First Time Since 1999, Wall Street Forecasts Negative Returns for Upcoming Year

  • Professional strategists have issued their 2023 S&P 500 year-end targets, and the consensus is dour
  • With the SPX trading near 18-time next year’s EPS forecast, it is hard to call U.S. large caps a bargain
  • Bonds, while positively correlated with stocks, could still help weather equity volatility ahead

It’s that time of year on Wall Street. All of the sell-side macro outlooks are arriving in our inboxes. Various sector-weight recommendations and year-end price targets are worth their weight in coal (in my cynical opinion). While I find sell-side research very valuable for charts and identifying important risks, my guess is as good as theirs in terms of where markets will venture in the coming months.

What’s unusual about this go-around, though, is that for the first time since at least 1999, the average strategist’s S&P 500 forecast for the end of the upcoming year is negative. We usually don’t see that much pessimism on the street. The obvious response is to figure out why the smartest folks in the industry see lower prices ahead and not the standard fare annual returns of 8% to 10%.

A Gloomy Crowd Calling for Lower Stocks in 2023

Source: Bloomberg

To me, with the S&P 500 now trading about 18 times 2023 forecast earnings per share and a possible first-half economic contraction, that valuation is steep. To be fair, back at the October 13 low in stocks, a 16-forward multiple might have seemed more reasonable.

Large Caps Are Pricey, SMIDs Still Look Cheap

Source: Yardeni Research

Even then, though, with high-grade corporate bonds yielding above 5.8%, up more than 350 basis points from a year earlier, a 16 P/E did not seem all that cheap either. It’s important to understand that the discount rate applied to future corporate profits is often a weighted-average cost of capital that includes debt, equity, and (to a lesser extent) the yield of preferred shares.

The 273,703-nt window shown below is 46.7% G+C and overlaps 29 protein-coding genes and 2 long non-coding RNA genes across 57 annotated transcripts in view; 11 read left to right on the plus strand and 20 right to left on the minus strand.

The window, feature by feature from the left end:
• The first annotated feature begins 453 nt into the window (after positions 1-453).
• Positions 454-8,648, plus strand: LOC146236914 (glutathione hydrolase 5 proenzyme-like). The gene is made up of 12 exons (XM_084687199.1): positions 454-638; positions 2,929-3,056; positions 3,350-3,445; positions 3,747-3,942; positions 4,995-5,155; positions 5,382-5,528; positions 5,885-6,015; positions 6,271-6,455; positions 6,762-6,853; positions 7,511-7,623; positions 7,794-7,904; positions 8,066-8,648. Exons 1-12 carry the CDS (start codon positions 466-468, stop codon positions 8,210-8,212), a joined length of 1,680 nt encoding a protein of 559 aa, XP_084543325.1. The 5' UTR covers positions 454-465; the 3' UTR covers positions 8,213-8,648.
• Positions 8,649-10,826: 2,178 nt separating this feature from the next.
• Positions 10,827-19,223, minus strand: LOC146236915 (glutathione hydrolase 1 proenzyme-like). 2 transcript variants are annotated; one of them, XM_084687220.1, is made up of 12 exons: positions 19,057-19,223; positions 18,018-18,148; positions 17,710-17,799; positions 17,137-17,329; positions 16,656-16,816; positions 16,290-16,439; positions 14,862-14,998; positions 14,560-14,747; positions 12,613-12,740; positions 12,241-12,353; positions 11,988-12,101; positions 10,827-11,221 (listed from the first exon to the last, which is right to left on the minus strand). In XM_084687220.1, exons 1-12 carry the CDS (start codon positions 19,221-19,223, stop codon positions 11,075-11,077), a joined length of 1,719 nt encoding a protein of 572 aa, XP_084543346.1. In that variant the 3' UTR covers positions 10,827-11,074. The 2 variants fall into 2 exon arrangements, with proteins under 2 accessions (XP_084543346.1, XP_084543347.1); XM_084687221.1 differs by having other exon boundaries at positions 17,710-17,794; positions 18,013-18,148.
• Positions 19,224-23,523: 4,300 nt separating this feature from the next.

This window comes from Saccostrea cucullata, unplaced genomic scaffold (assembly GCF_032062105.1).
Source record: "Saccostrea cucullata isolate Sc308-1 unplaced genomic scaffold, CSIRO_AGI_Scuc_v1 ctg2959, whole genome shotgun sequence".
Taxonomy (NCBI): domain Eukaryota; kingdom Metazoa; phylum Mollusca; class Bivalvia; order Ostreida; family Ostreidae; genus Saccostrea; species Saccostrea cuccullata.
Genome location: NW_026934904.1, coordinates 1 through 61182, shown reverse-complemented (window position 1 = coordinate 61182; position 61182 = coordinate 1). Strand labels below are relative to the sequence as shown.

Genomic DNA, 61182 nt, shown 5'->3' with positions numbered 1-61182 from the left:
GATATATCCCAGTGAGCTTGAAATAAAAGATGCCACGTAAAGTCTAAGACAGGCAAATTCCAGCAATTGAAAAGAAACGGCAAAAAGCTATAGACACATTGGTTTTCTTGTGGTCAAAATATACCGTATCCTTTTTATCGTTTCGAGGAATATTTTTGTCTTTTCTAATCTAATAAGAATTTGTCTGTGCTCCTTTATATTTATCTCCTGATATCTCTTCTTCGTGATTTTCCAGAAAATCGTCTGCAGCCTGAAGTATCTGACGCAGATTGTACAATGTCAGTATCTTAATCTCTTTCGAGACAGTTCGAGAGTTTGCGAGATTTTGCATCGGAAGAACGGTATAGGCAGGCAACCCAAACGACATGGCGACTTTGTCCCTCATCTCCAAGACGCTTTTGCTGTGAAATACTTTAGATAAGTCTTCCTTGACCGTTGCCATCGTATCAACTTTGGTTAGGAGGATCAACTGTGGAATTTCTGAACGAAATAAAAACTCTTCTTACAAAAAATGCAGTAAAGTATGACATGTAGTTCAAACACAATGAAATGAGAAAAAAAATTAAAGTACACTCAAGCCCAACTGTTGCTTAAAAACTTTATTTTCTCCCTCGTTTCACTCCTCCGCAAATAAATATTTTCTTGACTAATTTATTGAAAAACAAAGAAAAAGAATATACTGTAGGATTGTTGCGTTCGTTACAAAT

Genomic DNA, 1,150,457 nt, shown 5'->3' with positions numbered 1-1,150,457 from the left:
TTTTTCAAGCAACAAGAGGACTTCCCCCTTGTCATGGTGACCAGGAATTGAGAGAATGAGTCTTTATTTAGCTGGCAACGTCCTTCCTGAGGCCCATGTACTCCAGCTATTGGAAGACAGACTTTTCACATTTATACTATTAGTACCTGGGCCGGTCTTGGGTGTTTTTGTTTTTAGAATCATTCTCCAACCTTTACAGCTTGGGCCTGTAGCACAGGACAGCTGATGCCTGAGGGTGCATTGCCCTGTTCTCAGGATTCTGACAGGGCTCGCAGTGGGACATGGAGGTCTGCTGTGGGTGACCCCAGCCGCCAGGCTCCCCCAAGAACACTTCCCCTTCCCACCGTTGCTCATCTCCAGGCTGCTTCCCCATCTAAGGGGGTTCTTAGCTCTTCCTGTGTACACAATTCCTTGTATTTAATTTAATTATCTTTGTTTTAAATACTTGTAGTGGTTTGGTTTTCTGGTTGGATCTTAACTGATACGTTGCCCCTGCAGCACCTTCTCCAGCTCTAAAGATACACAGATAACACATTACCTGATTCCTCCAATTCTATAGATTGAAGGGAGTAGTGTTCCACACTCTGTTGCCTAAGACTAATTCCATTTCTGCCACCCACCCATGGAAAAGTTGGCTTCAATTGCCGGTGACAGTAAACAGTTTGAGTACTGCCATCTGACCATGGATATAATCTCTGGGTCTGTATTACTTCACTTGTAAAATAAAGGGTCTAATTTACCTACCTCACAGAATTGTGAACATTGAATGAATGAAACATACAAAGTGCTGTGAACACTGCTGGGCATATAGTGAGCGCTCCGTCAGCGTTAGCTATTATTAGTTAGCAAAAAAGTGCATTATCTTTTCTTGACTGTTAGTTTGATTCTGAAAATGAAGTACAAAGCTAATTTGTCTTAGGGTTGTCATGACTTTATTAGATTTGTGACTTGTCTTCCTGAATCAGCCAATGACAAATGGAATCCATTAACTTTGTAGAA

The yield on investment-grade corporate bonds is a good proxy of the debt piece in many instances. So, by basic math, when discounting future cash flows, an 18 P/E on U.S. large caps with intermediate-term corporate debt rates still above 5%, the S&P 500 does not appear to be a big bargain in my eye.

Also concerning on the investment front, as we head into 2023, is the reality that bonds are not hedging stocks anymore. For about 25 years, when stocks zigged, bonds zagged, helping to reduce the overall volatility of a classic 60/40 stock/bond portfolio. In the last several quarters, however, the correlation has flipped positive.

Here’s where I have some good news when assessing yields today; even though equities and Treasuries might be positively correlated, that doesn’t mean you should dismiss bonds. Think of it like this: If your stock allocation is down 20% in the next year, but your fixed-income sleeve is down 1%, the two are technically positively correlated, but bonds indeed helped you weather the equity storm. With positive real yields across the term structure of Treasuries, I assert they still have a place for risk-conscious investors.

Stocks & Bonds Moving Together in 2022

Rolling 24-Month Correlation Between Stocks and Bonds

Rolling 24-Month Correlation Between Stocks and Bonds

Source: Bank of America Global Research

The Bottom Line

While not any more valuable than your guess, I happen to agree with Wall Street forecasters’ somewhat bleak view of where the S&P 500 will be at the end of 2023. There’s still opportunity, though. Bonds should offer better real returns and if we see the usual earnings recovery in 2024, the next 12 months should feature some very attractive long-term entry points for equity investors.

Disclaimer: Mike Zaccardi does not own any of the securities mentioned in this article.

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